Egg industry switches to on-farm solar
Egg industry switches to on-farm solar
- Reading time 3 minutes
Egg farmers are embracing renewable energy at an unprecedented rate, with a huge uptake in large-scale solar projects over the last six months.
Solar installations at egg farms with a combined capacity of 7000 kilowatts are currently under construction or have been completed since August 2017, equalling approximately 10,000 tonnes of offset carbon dioxide or more than 2000 cars taken off the road for a year.
Pace Farm, one of Australia’s largest egg farming groups, has invested $3.2 million in three large-scale solar projects across their New South Wales farms over the last six months.
General Manager, Paul Pace, said the annual output across the three sites will be 2.7 million kilowatt hours - enough to power more than 400 homes.
“Every kilowatt hour of energy produced by the sun is a kilowatt hour you don’t have to buy, and with energy prices rising the way they have it made good business sense for us,” Mr Pace said.
“But we’re only one of a stack of businesses across the egg industry making the investment in solar. Roof space is at capacity for some farmers and we’re now seeing ground mounted systems being installed.”
Energy is a major input and significant cost in all agricultural production but the egg industry is particularly exposed to price hikes as most hens are kept in climate controlled sheds. Solar is an effective source of energy for egg farms as the size and timing of daily peak demand mirrors peak energy production as more energy is used to cool sheds during the middle of the day.
Natalie Collard, the Clean Energy Council’s Executive General Manager Industry Development, said many agricultural operations are actively looking for ways to slash their bills in the long term.
“The egg industry is switching to solar in a big way and that’s good for jobs, it’s good for their competitiveness and, ultimately, good for consumers as well,” she said.
“Regional parts of Australia need these operations to succeed because of the many thousands of people they employ, and it is fantastic that renewable energy can be a part of driving that success.”
Photo caption: Pace Farm has invested in three large scale solar projects across their NSW farms. Photo courtesy of Todae Solar www.todaesolar.com.au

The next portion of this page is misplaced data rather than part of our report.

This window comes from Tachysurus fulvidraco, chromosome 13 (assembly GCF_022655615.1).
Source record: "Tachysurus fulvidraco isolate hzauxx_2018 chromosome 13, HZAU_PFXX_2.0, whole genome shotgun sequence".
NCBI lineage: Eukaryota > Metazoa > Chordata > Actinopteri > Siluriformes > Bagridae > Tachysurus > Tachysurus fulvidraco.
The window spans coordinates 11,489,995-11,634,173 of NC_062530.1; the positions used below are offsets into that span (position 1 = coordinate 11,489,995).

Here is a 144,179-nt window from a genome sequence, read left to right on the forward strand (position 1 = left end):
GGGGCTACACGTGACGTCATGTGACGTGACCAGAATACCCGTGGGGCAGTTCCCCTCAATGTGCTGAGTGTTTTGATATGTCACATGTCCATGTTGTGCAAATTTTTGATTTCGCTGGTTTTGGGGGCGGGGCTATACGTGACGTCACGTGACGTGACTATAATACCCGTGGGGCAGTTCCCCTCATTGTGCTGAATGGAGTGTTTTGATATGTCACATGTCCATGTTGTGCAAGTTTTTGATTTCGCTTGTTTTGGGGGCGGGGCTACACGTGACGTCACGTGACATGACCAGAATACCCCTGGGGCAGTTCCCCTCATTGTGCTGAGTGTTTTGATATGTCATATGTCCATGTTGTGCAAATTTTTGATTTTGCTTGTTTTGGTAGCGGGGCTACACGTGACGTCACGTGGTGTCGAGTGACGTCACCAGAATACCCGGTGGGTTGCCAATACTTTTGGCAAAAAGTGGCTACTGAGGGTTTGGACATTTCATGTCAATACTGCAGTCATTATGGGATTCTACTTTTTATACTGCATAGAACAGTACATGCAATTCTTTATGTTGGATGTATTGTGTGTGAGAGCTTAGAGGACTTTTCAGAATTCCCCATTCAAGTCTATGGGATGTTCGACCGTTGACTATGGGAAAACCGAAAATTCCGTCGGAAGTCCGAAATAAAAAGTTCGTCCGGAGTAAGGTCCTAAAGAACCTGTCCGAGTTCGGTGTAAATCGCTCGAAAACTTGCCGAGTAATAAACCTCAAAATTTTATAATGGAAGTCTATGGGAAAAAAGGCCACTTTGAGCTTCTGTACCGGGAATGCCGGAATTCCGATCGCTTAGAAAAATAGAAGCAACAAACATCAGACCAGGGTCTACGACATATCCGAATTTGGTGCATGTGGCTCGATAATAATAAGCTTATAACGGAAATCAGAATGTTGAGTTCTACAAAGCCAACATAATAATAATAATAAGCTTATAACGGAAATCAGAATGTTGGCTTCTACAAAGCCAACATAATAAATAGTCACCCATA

The egg industry is very reliant on reliable and affordable power. The large scale flocks required to supply the volumes demanded by Australian consumers are protected from harsh conditions in climate controlled sheds that have a minimum requirement of three phase power from the electricity grid.
As land on or near the grid is contested by higher value residential and industrial use, egg farms are regularly pushed further afield which exposes them to bespoke and high cost electricity distribution.
Continuity is also a critical issue to ensure hen welfare can be maintained, meaning egg farms require industrial diesel generators on site to be used in the event of a black out. The egg industry has been substantially impacted by electricity price increases over the last decade where as egg prices have been relatively static. This has provided a strong incentive for egg farmers to explore renewable energy options to remain viable and obtain a competitive advantage.
In contrast to the challenges of the conventional electricity grid, solar energy plays to egg farmers advantages as they generally have available shed roof space or other areas set aside as biosecurity buffer zones that can be used for ground mounted solar installations.
As the price of solar technology has reduced and energy efficiency has increased, the business case for commercial solar has become compelling. Unlike the residential sector, the size and timing of daily peak demand mirrors peak energy production on egg farms as more energy is used to cool sheds during the middle of the day.